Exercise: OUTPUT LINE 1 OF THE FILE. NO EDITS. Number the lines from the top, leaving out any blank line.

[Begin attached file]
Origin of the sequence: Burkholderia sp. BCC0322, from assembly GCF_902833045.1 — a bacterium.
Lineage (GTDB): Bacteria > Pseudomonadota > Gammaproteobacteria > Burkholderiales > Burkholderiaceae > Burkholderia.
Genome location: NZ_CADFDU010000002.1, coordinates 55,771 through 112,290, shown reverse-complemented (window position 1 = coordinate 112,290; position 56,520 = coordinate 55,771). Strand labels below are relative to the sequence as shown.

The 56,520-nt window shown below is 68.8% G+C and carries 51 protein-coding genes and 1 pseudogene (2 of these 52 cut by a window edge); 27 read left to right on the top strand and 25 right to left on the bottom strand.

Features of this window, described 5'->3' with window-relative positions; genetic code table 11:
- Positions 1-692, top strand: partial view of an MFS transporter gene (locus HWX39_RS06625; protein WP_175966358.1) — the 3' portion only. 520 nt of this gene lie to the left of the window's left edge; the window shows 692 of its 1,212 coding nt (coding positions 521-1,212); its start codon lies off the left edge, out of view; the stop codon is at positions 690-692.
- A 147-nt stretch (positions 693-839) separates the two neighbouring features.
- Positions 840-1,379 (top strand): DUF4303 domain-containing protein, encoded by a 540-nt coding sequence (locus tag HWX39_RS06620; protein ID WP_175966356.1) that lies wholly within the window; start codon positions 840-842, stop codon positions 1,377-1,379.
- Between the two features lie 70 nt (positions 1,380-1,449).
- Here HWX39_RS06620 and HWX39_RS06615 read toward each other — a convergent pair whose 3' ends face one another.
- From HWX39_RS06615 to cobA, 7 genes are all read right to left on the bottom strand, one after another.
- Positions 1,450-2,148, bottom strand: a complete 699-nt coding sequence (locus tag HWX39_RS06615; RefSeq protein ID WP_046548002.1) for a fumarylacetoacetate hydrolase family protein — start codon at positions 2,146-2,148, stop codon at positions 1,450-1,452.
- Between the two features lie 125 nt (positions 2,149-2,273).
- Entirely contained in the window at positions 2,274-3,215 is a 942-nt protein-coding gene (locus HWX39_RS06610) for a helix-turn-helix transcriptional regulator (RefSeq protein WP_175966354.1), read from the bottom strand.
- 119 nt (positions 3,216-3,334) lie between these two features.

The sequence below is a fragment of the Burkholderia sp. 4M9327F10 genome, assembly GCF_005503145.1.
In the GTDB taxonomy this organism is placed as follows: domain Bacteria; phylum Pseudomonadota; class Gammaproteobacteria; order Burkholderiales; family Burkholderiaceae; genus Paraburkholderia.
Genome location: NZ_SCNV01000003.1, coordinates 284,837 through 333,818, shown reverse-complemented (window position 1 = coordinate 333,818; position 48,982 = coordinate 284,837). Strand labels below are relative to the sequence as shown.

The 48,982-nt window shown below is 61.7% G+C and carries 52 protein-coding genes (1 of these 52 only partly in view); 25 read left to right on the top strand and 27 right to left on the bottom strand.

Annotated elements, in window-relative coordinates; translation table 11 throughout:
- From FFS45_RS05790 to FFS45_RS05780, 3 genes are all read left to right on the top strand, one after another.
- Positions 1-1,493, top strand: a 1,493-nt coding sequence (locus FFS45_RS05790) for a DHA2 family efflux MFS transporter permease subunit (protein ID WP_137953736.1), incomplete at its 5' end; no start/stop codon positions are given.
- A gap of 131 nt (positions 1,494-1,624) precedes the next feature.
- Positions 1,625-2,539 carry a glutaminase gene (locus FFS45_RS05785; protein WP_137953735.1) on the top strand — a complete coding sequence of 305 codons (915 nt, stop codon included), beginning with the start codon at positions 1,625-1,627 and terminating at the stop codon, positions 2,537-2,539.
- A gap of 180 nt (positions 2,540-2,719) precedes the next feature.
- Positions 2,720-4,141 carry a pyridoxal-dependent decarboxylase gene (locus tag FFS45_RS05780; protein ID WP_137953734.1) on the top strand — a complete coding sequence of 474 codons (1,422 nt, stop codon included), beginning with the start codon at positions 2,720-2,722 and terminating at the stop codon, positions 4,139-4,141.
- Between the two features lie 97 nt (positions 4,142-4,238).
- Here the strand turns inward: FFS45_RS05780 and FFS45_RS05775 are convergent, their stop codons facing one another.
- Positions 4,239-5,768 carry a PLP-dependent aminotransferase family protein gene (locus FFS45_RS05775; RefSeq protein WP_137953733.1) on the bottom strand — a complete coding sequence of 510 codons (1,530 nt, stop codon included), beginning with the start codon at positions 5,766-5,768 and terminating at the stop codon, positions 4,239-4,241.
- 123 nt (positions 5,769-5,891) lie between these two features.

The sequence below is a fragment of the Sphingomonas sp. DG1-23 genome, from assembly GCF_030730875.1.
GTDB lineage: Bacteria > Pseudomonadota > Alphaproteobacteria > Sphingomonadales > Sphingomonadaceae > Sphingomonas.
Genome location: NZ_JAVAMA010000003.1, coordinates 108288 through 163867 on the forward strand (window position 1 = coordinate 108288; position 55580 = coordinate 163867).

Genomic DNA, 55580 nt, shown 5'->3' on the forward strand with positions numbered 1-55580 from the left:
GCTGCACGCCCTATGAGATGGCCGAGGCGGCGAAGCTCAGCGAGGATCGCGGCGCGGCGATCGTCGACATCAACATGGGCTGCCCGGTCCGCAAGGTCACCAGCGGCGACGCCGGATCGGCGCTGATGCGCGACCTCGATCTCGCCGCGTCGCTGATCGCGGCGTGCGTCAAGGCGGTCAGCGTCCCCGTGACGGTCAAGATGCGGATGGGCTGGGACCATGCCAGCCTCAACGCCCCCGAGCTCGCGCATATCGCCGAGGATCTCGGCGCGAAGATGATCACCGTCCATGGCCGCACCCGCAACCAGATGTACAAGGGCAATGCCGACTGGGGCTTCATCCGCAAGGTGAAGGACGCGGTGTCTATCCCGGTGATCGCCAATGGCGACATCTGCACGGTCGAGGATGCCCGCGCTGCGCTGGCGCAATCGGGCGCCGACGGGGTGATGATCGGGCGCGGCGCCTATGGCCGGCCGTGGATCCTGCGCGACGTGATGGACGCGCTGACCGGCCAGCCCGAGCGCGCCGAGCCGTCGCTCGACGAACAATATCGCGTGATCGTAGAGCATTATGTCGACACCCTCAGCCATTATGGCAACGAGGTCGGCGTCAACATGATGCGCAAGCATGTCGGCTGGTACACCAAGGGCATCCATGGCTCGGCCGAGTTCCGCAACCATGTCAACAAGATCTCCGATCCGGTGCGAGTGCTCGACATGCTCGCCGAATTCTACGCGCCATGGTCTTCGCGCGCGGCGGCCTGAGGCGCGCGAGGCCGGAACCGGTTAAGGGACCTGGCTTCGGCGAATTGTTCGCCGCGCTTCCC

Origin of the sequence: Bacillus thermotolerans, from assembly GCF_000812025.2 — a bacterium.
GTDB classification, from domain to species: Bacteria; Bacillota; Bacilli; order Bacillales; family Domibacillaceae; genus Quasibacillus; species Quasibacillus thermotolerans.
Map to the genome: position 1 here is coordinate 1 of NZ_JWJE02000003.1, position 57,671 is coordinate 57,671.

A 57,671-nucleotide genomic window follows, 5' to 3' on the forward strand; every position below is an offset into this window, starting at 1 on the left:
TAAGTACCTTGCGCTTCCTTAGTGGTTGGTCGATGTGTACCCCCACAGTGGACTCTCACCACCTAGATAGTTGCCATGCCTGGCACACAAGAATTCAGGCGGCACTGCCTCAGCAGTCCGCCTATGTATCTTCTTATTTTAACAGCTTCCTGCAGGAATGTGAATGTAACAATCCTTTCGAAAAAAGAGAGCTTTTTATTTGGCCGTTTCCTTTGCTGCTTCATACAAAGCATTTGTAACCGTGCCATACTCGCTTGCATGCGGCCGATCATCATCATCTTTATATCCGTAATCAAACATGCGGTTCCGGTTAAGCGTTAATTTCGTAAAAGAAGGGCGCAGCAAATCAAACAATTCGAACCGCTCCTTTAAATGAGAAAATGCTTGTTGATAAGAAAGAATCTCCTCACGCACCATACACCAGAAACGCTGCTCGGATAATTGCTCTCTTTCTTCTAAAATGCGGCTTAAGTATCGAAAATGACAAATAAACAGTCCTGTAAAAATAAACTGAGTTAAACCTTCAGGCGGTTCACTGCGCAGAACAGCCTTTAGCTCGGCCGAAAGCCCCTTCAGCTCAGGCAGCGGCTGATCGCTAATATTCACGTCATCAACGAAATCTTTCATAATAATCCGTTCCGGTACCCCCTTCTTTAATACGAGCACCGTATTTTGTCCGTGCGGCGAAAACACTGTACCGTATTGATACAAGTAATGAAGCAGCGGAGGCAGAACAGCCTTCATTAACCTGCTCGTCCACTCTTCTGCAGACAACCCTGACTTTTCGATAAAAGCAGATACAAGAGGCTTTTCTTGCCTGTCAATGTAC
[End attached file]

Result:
Origin of the sequence: Burkholderia sp. BCC0322, from assembly GCF_902833045.1 — a bacterium.